Tuesday, March 22, 2005
It was just the other evening that I sat down to watch some late night television. Flipping through the channels, I came across a repeat episode of "Everybody Loves Raymond." Now it's not a show that I watch in prime time, but catch once in awhile during the late evenings. But wouldn't you know, I've seen all of about six episodes in their entirety and the episode I turned on the other evening is one that I have seen three times.
What are the odds of that occurring? "Pretty good," you say? This same phenomenon has happened to me more than once to make it a coincidence. How about you?
Of a similar nature, there is an old postulate [the source of which I can no longer remember] that states that (1) there are very important but basic lessons that must be learned in Life and (2) Life will continue to take you back to the same lesson until it is learned by you.
As I stated in our Morning Walk yesterday, for me it would have to be the basic lesson of patience. Just when I think I have a basic mastery of the concept and skill, I find myself thrown into crowded situations and manic moments where Life seemingly grinds to a halt; I'm waiting in a long line, stuck at a long stoplight, put on hold for several moments, etc. It's like a bad rerun; it's like watching the same episode again and again. "Hey, I've already seen this one... I know how it's going to end." Yep, we tend to know how it's going to end, but did we learn anything from it?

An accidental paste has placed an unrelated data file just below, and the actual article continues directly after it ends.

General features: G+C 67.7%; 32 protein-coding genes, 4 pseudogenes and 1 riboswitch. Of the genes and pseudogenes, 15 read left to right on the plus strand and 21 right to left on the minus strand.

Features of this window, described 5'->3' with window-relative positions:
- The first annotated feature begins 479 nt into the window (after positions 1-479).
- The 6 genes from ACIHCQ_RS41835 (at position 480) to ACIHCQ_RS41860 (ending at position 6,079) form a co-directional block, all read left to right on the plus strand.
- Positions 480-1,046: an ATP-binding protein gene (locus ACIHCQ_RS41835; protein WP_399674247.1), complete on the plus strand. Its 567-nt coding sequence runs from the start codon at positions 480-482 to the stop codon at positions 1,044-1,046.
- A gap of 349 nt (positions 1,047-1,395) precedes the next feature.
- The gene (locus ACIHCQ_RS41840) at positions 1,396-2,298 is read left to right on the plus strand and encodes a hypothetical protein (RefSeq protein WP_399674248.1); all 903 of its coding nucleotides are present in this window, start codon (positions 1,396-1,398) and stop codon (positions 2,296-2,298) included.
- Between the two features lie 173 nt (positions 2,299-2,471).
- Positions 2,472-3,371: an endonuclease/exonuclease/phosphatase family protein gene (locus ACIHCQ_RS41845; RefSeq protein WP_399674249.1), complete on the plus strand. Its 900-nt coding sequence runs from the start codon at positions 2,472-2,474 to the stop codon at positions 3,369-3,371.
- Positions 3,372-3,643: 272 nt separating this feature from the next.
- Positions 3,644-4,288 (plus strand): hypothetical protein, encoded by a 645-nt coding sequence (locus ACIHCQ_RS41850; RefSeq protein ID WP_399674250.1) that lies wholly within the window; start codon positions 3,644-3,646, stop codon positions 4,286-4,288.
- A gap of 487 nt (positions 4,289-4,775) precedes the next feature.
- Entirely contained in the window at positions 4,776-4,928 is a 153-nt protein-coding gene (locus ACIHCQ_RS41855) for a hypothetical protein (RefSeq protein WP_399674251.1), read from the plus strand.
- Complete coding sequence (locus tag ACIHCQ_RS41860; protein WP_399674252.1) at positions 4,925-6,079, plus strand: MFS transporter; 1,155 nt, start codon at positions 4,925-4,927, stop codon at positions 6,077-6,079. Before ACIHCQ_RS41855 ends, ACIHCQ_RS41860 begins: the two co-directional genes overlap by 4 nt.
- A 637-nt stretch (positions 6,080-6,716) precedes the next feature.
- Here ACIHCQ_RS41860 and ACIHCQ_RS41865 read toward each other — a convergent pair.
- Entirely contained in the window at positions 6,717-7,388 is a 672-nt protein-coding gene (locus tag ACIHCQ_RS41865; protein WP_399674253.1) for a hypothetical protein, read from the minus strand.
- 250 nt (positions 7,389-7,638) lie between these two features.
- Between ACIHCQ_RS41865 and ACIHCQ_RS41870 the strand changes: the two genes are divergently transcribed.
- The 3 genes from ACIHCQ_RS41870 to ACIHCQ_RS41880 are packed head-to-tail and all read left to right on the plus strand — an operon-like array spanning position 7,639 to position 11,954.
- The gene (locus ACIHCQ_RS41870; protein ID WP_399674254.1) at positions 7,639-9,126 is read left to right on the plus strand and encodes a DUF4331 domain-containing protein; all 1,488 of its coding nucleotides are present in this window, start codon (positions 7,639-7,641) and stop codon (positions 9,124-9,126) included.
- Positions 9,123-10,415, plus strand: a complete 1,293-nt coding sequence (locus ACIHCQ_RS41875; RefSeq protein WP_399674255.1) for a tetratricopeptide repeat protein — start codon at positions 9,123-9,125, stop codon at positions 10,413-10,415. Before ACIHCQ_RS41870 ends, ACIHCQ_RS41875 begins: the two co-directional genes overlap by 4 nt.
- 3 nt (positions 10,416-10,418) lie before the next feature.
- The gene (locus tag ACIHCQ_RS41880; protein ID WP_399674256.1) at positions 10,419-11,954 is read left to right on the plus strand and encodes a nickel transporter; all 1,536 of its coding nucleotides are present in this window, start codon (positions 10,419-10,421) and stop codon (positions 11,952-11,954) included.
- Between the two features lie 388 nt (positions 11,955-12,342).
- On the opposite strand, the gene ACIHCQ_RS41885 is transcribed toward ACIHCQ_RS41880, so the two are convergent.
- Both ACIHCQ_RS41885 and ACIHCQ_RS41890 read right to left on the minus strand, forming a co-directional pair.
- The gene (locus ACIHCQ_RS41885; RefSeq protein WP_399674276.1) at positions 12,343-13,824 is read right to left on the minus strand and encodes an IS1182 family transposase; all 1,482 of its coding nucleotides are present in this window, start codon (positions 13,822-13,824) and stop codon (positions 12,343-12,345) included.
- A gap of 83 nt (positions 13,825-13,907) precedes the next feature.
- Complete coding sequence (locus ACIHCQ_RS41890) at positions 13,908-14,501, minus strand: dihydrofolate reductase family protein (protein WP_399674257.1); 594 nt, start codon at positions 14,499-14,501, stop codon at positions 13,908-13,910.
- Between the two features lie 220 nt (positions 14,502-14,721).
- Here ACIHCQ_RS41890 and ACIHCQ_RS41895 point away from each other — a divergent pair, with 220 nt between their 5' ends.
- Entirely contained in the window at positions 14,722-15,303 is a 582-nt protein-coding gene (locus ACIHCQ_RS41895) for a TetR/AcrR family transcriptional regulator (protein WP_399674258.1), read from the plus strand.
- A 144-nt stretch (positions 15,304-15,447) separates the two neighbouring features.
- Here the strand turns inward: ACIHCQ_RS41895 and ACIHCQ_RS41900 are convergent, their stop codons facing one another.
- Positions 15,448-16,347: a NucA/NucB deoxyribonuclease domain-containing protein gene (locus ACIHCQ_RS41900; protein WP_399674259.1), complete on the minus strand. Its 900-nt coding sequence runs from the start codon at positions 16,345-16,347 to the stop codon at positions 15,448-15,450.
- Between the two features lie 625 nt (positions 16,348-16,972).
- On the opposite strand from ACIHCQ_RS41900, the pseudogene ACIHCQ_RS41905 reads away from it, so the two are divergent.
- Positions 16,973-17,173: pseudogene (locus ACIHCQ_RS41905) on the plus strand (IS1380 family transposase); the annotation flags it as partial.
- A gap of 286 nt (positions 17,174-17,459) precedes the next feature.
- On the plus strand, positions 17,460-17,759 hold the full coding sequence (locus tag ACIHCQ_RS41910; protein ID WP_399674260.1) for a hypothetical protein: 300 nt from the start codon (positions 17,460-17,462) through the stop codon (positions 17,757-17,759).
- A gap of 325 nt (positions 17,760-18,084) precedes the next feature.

I had studied, early in my college education, psychological human development and the science of psychology would tell us that basically habits are formed due to (1) our repetition of a certain behavior because we are intrinsically rewarded for doing that behavior or (2) our repetition of a certain behavior so as to avoid some intrinsic punishment for not doing the behavior. Either way, in layman's terms, we develop our habits until they're engrained from years of repetition. So it's no wonder Life tends to bring us back to those lessons we need to relearn; Life takes us back to those habits we need to alter.
When asked why we continue a particular habit, we find ourselves saying, "I don't know... just because..." And often times, it's the very same response we give when asked why we're watching a rerun for the sixth time. So what is it for you, my friend? What lesson or lessons are you finding yourself being schooled in again and again? What habit - although you repeat it again and again - just doesn't seem to be working for you?
Perhaps it's time to change the channel to a new broadcast.
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